“While thrift shopping is a prime way to play treasure hunt and score unique finds, it has another remarkable advantage: It’s a great way to lighten your carbon footprint.”Reader’s Digest
Thrifting and sourcing out second hand or new-to-us items has become a habit for my family. I love saving money, the thrill of the hunt and it doesn’t hurt that it doesn’t hurt the earth either. I have gotten to the point where I won’t buy anything new without checking for it used first. But it took a while for me to get there. The more I found what I needed used, the more I kept looking for second hand items. Whether you are an expert thrifter, an occasional thrifter or just getting used to the idea it is good to know that you are helping the planet by choosing used. If you’re curious about the benefits of thrifting, check out this awesome article by Reader’s Digest.
There are many options available for sourcing out second hand items, and it really depends on your location. Most towns and cities have local thrift shops, consignment stores or goodwill. If you are in North America there are plenty of online thrift options such as Poshmark and Thred up. Local second hand sites such as Kijiji, Ebay, Craigslist and Facebook Marketplace are another way to shop from your home. Garage sales are also an easy and fun way to thrift. Depending on your community there may also be local swaps and events organized where people can sell and trade used goods.
Here’s a quick list (in no particular order) of items I’ve come to find are easy to round up second hand. The next time you are in need of something, instead of heading straight to the store, please take a little bit of time and check out your local swap sites, thrift shops or consignment stores. You may just find exactly what you were looking for!
Photo: Our basement couch bought of Facebook Marketplace for $400
According to Curbed, in 2015 it was estimated that 9.69 million tons of furniture were sent to landfill . Thankfully, we have local buy and sell sites to reduce the amount of furniture being thrown away. You can list your old furniture, and find some that’s new to you! Our home is almost entirely furnished second hand. There is the odd thing that we were given new, like my daughter’s crib, but otherwise we mostly sourced out used items. You would be shocked at the number of couches that are not only listed daily, but seem to sell just as quickly. Used furniture is a fast paced market with plenty of options and for a fraction of the price!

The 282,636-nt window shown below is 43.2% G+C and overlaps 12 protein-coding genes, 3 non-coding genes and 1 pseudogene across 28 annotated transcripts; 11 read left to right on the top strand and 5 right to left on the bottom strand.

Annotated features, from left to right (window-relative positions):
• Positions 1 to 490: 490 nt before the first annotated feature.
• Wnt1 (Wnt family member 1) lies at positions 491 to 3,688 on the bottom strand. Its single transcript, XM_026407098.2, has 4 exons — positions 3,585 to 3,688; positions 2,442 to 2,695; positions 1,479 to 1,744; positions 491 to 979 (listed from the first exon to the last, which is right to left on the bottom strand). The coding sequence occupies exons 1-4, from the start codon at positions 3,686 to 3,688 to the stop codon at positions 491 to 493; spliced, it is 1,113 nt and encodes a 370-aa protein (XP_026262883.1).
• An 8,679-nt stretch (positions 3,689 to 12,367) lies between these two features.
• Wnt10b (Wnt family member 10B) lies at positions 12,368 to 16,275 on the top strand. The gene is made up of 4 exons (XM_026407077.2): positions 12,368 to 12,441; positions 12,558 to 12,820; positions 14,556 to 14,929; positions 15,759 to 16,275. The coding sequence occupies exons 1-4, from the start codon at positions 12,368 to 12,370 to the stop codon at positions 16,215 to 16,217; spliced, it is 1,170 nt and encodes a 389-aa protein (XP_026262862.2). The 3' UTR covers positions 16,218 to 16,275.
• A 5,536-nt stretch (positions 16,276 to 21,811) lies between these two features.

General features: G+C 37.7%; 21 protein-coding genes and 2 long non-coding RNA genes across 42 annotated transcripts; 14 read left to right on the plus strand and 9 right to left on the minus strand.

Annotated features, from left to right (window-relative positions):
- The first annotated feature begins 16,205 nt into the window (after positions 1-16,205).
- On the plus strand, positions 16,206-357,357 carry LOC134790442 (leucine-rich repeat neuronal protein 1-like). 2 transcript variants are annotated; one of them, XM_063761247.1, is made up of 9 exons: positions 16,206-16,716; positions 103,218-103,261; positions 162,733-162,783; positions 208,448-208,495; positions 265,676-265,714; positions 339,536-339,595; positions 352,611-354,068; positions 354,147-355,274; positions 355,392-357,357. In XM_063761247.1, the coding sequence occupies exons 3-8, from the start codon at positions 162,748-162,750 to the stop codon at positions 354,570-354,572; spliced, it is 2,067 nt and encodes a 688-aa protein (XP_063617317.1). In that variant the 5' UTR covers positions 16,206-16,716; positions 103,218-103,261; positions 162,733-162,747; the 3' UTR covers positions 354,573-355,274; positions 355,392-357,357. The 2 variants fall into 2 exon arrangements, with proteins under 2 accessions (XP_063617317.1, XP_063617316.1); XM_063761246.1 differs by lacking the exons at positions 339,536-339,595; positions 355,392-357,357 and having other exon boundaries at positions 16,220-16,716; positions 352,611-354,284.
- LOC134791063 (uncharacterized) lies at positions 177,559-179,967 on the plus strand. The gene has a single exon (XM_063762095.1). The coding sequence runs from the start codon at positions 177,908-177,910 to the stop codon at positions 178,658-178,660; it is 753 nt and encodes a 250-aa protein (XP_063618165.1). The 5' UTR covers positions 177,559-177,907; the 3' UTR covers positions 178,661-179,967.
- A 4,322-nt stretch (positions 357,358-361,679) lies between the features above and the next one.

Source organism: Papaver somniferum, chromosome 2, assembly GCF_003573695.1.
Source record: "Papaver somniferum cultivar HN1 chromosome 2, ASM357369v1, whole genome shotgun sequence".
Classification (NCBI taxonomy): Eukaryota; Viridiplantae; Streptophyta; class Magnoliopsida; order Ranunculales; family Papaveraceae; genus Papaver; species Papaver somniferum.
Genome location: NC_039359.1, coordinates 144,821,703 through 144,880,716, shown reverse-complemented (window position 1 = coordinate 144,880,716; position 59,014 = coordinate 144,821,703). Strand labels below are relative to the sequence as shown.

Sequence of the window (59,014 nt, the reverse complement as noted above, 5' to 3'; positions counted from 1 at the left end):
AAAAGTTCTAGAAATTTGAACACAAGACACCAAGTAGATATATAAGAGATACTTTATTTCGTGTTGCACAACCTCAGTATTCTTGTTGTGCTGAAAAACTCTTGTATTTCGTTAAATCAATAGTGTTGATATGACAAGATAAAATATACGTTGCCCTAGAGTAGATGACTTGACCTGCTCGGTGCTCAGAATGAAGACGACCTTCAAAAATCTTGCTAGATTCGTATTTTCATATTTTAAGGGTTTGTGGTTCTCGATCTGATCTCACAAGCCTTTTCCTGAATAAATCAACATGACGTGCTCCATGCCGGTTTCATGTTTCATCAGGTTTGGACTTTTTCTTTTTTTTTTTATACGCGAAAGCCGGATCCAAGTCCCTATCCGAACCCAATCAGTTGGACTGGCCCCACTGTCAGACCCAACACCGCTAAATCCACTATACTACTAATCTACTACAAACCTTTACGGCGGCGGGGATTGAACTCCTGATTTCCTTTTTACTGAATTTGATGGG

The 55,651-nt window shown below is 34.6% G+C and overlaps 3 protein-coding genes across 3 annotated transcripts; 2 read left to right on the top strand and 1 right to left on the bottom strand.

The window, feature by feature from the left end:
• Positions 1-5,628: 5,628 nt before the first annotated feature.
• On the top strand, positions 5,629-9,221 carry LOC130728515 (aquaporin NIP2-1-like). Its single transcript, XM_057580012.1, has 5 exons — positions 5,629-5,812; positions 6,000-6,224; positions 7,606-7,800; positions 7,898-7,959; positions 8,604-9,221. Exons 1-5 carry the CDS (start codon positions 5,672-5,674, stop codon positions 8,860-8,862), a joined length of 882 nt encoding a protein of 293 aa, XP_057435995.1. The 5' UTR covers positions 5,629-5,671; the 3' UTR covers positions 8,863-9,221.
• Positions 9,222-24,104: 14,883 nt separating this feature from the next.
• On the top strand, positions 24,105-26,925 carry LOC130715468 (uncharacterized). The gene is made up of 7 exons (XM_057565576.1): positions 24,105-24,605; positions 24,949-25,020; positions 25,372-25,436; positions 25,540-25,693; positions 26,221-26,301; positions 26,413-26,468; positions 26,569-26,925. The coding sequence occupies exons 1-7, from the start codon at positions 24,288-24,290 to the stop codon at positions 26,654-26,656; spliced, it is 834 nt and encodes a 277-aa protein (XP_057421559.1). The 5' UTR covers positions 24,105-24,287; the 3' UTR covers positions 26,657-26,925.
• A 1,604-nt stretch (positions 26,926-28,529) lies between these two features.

Photo: Our daughter in a baby swap jacket and hand-me down pants chasing her dad in a thrifted vest
This is arguably the most important item to thrift. The fast fashion industry has an enormous impact on the environment. By simply abstaining from buying new and wearing the clothes you have for longer you are reducing your eco footprint. If you also choose to buy used, you reduce your footprint even more. According to the World Resources Institute “One garbage truck of clothes is burned or sent to landfills every second!”. Where we shop for clothes has an enormous impact. Thrifting can take more time as a shirt isn’t handily offered in a variety of sizes and colours for quick convenient shopping. However, it does make finding the perfect top for you more rewarding and fun! If you’d like to know more about the environmental toll of the fast fashion industry, check out Heather’s Post “Just One Shirt“. Charlotte also wrote a post all about ways to reduce your closet’s environmental impact.
3. Camping Gear
Photo: A camping chair I picked up for my daughter from our town’s annual “treasure hunt” event
Camping gear isn’t a necessity of life but there are many families who enjoy getting outdoors and soaking up a little sunshine. Ours is one of them. I have come to find that many people sell their camping gear as a whole set. So if you are in need of several basics (ex. tent, sleeping bags, cooler, dishes, etc) someone is selling just that on a second hand site or at a garage sale near you. If you only need certain items such as a child’s camping chair or a cooking stove, these items are also very easy to find used too.
Photo: Our daughter reading a thrifted book her aunty gifted her while we were there visiting
Books are meant to be shared and they never lose their purpose. This is why libraries exist all over the world. While we do use our local library frequently, it is nice to have some books at home to read over and over again. The thrift store is full of books, in all genres and for all ages. Its fun to browse the shelves, you never know what you might find.